Your retirement plan may be to save as much money as possible. That’s not a bad idea. Your strategy may consist of contributing to a 401(k), an IRA or even a health savings account. When you’re young and have many years until retirement, asset accumulation is an important priority.
As you near retirement, however, you may want to consider issues besides asset accumulation. It’s important to think about not just accumulating assets, but also how those assets will be put to use. That means asking yourself questions about your desired lifestyle.
Below are four questions you may want to ask yourself as you develop and hone your retirement strategy. These questions can help you think beyond the financial aspects of retirement planning. They can also inform your spending decisions in retirement so you can protect your assets and your financial stability.
How will you spend your free time?
One of the most exciting aspects of retirement is that you gain control over your schedule. You’re free from the constraints of work and can spend your time as you like. However, many new retirees often struggle with this freedom. They may feel that they lack purpose, and some fill that free time with costly activities such as shopping and travel. The risk is that you spend too much money in the early years of retirement and deplete your assets.
Think about how you would like to spend your time in retirement. What does your typical day look like? Which activities are most important to you? How would you like to spend your time? Then think about how you can achieve these objectives in a cost-effective manner that won’t bust your budget.
How will you stay social?
Loneliness is another challenge for many retirees. Work is often a primary socialization opportunity for adults. Without work in your life, you could have limited opportunities for interaction with others. That could turn into loneliness, which could have a big impact on your happiness in retirement.
Consider ways to stay connected with friends after you leave the working world. Are there any local clubs or hobby groups you could join? For instance, if you enjoy gardening, could you participate in a local club or volunteer in a civic group? If you like golf, could you work as a ranger at a local course?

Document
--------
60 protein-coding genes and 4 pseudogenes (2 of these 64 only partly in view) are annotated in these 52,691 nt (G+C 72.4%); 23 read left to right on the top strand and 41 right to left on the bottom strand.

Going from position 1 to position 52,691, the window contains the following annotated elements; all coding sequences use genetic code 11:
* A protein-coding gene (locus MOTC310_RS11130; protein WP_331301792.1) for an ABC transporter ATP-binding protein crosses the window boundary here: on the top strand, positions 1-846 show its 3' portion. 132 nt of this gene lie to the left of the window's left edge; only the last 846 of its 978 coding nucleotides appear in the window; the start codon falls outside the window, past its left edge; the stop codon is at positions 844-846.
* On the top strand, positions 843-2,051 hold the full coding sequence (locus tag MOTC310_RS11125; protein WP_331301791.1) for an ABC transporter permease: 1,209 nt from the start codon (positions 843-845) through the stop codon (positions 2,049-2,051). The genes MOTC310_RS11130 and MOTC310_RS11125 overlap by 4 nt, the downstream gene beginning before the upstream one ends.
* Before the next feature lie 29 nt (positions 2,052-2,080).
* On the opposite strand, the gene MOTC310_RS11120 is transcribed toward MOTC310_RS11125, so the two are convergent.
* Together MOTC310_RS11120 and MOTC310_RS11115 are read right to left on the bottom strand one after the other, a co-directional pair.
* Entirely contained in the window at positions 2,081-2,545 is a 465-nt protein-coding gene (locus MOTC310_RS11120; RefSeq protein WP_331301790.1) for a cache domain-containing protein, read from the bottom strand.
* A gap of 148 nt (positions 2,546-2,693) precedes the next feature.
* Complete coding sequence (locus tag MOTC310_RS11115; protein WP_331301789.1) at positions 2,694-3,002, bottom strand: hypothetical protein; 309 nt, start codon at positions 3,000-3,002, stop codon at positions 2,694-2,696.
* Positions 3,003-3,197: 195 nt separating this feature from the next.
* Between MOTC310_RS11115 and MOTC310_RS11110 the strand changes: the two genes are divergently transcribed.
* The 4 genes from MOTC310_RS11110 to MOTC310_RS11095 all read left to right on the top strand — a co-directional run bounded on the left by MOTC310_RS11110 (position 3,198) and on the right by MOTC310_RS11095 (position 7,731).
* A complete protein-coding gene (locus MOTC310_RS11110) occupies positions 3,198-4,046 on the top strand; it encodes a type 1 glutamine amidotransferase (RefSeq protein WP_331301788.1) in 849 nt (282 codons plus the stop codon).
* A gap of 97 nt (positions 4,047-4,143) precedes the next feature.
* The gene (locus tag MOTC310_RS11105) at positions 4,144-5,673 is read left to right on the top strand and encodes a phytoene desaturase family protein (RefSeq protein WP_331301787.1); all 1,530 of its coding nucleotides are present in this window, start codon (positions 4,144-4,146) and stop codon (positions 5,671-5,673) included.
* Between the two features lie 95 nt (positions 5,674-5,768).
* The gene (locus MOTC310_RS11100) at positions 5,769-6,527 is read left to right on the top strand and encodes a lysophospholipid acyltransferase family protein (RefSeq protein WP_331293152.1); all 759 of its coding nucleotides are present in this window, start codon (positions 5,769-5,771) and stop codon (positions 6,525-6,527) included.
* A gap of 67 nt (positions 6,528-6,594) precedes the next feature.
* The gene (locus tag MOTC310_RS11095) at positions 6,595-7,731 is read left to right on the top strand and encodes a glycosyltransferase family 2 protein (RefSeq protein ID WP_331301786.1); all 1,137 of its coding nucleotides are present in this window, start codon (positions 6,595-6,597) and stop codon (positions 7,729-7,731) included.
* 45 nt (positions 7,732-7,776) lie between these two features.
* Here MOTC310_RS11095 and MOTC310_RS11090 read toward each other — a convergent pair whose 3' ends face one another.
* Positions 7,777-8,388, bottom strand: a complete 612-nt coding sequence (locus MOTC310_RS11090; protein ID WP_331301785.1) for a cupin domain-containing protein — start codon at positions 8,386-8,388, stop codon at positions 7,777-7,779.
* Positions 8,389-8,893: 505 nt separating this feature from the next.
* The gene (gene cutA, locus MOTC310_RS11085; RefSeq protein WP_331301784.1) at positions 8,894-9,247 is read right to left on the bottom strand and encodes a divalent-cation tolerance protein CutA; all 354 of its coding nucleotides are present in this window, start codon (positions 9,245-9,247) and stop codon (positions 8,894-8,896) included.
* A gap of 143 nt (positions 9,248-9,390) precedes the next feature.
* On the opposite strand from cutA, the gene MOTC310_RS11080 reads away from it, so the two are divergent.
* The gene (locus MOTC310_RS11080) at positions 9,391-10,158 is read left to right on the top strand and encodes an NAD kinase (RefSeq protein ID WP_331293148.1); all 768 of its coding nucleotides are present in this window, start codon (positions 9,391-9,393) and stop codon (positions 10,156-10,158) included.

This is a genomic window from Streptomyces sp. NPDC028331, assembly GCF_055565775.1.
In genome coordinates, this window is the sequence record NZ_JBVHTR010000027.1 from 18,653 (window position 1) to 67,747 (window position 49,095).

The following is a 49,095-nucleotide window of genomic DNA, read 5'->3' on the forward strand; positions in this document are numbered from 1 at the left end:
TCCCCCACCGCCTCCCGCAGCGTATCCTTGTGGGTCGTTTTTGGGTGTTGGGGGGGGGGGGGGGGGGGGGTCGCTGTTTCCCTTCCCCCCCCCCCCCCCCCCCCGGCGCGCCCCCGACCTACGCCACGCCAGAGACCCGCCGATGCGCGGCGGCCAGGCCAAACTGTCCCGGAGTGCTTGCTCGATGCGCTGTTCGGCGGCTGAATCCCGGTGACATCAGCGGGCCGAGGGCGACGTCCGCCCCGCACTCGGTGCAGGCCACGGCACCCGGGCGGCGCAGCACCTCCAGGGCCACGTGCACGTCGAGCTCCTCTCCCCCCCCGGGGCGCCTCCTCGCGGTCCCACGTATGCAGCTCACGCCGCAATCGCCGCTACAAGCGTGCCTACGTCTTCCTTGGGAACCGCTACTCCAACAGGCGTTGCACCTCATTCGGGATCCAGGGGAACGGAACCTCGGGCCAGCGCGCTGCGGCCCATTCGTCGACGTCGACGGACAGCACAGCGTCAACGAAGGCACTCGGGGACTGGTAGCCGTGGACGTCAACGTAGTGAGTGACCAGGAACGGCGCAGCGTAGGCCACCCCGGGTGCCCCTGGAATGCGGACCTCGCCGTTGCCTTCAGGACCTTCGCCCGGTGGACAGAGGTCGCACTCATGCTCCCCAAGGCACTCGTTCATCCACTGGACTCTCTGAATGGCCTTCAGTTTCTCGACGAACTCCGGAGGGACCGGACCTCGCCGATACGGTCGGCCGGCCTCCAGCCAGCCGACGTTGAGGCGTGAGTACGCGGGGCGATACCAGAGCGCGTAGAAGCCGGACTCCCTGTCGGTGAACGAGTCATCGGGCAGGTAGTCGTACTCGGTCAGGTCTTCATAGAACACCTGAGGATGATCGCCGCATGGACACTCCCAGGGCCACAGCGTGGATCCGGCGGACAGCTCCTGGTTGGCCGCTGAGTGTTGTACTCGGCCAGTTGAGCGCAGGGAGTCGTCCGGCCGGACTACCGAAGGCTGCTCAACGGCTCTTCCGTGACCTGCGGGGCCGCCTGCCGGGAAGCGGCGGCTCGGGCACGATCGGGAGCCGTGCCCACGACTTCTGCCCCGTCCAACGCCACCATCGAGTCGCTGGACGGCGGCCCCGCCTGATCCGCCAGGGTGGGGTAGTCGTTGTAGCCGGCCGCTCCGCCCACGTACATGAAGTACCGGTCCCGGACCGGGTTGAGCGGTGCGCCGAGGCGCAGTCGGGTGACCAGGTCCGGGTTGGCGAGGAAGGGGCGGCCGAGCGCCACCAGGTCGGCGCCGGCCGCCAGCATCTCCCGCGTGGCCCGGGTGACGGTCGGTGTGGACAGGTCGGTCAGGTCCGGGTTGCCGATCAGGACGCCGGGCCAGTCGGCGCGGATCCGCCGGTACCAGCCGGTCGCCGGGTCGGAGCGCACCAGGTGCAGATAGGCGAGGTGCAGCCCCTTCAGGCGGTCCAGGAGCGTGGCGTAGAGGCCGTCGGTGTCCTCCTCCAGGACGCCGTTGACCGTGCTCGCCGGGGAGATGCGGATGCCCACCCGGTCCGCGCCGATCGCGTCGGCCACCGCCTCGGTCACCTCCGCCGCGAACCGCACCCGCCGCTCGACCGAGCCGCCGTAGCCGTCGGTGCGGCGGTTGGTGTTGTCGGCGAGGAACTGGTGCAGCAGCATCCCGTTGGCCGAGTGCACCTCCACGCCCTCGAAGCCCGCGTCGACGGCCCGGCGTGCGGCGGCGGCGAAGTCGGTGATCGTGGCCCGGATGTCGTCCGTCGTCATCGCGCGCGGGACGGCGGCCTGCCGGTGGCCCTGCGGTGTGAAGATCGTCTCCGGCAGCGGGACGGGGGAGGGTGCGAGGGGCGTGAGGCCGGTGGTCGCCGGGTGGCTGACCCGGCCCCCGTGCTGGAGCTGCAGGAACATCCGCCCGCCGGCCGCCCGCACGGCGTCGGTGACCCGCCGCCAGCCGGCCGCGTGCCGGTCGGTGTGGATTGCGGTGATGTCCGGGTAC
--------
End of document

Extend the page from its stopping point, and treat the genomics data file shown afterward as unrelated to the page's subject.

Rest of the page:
Also, consider your relationships with family. Many seniors love to spend time with their children and grandchildren. You may even want to spoil them with gifts and financial assistance. However, be aware of how those gifts can impact your own financial stability. Look for opportunities to spend time with your loved ones without threatening your own financial future.
Where will you live?
Your living situation can be a big factor in your happiness and financial stability in retirement. Retirement is often a good time to consider downsizing, especially if you’re living in a large home in which you have equity. By selling your home, you could reduce your expenses and boost your retirement assets.
Also, think about your neighbors and surrounding community. By moving to another part of the country or even a different neighborhood, you may be able to reduce your cost of living. If you live in an area with businesses within walking distance, you may be able to get by with one car instead of two. A change in location can have multiple positive effects on your budget and your happiness.
What’s your plan to protect your health?
As you get older, you may find yourself more vulnerable to illness and injury. Health care is usually a major expense for retirees. Fidelity found that the average retired couple will spend $280,000 on out-of-pocket health care costs.1
Medicare will help cover some of the costs. However, you can reduce your risk and exposure by investing in your own health. Think about ways to improve your wellness. Perhaps you could reduce or eliminate unhealthy habits. You may be able to improve your diet or exercise more frequently. Your doctor can help you develop a health care plan that minimizes your risk for serious health issues.
Licensed Insurance Professional. This information is designed to provide a general overview with regard to the subject matter covered and is not state specific. The authors, publisher and host are not providing legal, accounting or specific advice for your situation. By providing your information, you give consent to be contacted about the possible sale of an insurance or annuity product. This information has been provided by a Licensed Insurance Professional and does not necessarily represent the views of the presenting insurance professional. The statements and opinions expressed are those of the author and are subject to change at any time. All information is believed to be from reliable sources; however, presenting insurance professional makes no representation as to its completeness or accuracy. This material has been prepared for informational and educational purposes only. It is not intended to provide, and should not be relied upon for, accounting, legal, tax or investment advice. This information has been provided by a Licensed Insurance Professional and is not sponsored or endorsed by the Social Security Administration or any government agency.
17597 – 2018/4/19